Written and directed by Riley Stearns
The irony of the penniless cult and mind-control expert is not lost on us. Ansel Roth’s got the tools to get your loved ones back within your grasp, he’s written them down for all to read, but here he is selling copies of his latest book one hotel conference room at a time, living out of an AMC Gremlin, fishing meal vouchers out of the trash, and shoveling ketchup in his mouth with a fork. He used to be a big shot with a bestselling book and a TV show, but that doesn’t stop him from getting beat senseless in front of a half-full room at a regional hotel. Nor will it stop The Wire and Toys R Me’s own Lance Reddick from showing up in the parking lot afterward, smilingly vicious as ever, asking for money his boss is owed.
Things are looking pretty bleak for Ansel, played by Leland Orser, in Faults. Loser days are upon him, and writer-director Riley Stearns has got him halfheartedly huffing the car fumes directly from his Gremlin’s exhaust pipe to compensate. A sweet old couple are desperate to get their daughter Claire (Mary Elizabeth Winstead) back, and Ansel has little choice but to try and get it done, for a hefty fee.
Everything unfurls from there, and it’s a dark pleasure till the end. In fact, the full assortment of ordeals Roth faces, whether they be the weirded-out ones or a living nightmare or two, is a guiltless romp. Though at times peculiarly gross, Faults induces chuckles as one wince-inducing moment after another rolls on by, and as worse gets worse. Pitiably thrifty, nosebleed-afflicted, sleep-deprived, banged up — the little rat’s kinda lovable, but you still want to see him squashed. He muddles his way through the endless string of headaches the dismal remains of his life send his way, and you feel for him, all while pointing and laughing.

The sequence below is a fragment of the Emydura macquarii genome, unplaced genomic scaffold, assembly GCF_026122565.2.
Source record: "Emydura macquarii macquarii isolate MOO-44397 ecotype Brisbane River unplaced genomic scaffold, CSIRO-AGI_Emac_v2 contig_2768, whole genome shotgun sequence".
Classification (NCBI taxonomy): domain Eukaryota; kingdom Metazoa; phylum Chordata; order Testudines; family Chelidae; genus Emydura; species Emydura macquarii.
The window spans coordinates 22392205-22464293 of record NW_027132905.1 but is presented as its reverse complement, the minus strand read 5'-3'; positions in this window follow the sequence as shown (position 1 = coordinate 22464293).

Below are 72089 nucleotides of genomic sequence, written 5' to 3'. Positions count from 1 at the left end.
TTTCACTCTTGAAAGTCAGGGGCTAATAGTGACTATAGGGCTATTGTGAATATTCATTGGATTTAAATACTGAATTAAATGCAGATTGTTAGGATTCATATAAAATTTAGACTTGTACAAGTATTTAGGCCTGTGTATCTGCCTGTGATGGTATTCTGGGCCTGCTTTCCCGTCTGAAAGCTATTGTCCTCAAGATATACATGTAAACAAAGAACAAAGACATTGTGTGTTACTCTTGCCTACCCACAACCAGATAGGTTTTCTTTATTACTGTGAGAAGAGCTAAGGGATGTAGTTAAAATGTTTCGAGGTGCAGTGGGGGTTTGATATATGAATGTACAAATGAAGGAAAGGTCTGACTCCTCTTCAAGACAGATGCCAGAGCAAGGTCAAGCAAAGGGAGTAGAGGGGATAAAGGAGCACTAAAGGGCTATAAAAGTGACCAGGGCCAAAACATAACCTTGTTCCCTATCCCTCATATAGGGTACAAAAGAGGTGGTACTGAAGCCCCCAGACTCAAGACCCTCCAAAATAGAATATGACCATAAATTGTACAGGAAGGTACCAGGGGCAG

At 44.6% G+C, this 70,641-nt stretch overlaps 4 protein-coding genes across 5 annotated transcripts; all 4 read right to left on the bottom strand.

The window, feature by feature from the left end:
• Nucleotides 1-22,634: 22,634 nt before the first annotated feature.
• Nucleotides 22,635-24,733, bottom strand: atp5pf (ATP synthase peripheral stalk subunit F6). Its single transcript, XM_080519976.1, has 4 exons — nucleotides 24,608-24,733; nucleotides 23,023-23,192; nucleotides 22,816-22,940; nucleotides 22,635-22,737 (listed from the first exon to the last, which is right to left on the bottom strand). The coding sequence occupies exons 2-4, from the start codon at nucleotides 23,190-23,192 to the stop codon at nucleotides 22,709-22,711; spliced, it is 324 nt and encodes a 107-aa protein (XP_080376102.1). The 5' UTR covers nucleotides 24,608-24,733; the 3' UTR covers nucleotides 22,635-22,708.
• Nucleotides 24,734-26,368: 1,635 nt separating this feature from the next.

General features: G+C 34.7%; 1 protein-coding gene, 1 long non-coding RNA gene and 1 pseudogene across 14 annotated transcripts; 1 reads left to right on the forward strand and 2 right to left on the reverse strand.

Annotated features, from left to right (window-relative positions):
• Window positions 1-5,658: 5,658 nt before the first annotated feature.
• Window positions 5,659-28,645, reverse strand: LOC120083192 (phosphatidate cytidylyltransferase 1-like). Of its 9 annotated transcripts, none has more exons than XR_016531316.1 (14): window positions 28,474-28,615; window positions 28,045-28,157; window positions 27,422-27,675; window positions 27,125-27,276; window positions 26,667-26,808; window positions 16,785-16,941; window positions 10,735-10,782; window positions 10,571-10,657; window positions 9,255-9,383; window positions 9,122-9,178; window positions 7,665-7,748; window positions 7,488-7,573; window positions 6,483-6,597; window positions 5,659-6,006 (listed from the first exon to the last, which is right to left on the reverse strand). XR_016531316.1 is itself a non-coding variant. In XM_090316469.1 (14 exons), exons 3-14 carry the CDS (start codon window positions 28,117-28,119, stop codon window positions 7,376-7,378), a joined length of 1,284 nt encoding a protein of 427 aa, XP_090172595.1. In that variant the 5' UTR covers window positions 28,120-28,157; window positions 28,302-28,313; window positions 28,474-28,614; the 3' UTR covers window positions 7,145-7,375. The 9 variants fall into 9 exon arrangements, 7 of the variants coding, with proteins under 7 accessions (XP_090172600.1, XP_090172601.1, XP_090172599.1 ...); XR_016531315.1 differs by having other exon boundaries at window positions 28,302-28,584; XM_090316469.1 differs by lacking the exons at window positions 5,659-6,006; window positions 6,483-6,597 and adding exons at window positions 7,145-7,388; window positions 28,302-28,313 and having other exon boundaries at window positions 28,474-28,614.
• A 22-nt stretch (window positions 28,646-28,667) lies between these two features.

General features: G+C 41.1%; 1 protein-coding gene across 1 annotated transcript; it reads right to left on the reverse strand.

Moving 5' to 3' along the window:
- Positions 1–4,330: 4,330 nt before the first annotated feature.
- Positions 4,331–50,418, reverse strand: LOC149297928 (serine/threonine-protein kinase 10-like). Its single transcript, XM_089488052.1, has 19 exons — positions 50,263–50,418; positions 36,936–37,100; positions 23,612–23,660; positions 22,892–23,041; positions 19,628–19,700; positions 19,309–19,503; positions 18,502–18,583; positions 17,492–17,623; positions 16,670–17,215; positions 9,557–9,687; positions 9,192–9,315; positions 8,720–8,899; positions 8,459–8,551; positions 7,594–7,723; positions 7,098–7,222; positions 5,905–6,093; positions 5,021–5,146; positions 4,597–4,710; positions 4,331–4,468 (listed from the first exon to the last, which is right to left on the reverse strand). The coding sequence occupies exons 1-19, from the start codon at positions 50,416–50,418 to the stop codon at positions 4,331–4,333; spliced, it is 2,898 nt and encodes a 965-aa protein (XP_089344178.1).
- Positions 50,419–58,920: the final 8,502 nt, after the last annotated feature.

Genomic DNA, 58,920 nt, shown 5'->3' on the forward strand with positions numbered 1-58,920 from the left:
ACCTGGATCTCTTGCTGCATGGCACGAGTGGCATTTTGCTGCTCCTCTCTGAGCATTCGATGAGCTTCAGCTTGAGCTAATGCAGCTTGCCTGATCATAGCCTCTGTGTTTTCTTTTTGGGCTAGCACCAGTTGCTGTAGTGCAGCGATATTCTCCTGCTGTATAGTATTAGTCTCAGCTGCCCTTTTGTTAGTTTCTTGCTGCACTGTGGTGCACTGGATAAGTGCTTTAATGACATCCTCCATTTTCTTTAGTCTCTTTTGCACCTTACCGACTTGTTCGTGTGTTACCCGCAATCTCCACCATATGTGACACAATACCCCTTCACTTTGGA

That’s a big part of Stearns’s handy work here: a convincingly likable but questionable character no one would mind seeing BBQ’ed. The film’s ensemble of character actor creepos are deliciously the worst, yet you can’t wait for them to enact Ansel’s potential undoing. A glutton for Ansel’s pain, Stearns seduces the audience into sharing the feeling wholeheartedly. Evenhanded direction, clear, concise storytelling, and a snappy novel reveal make that good kind of sadistic feeling last till Faults‘ end.
— David Bradford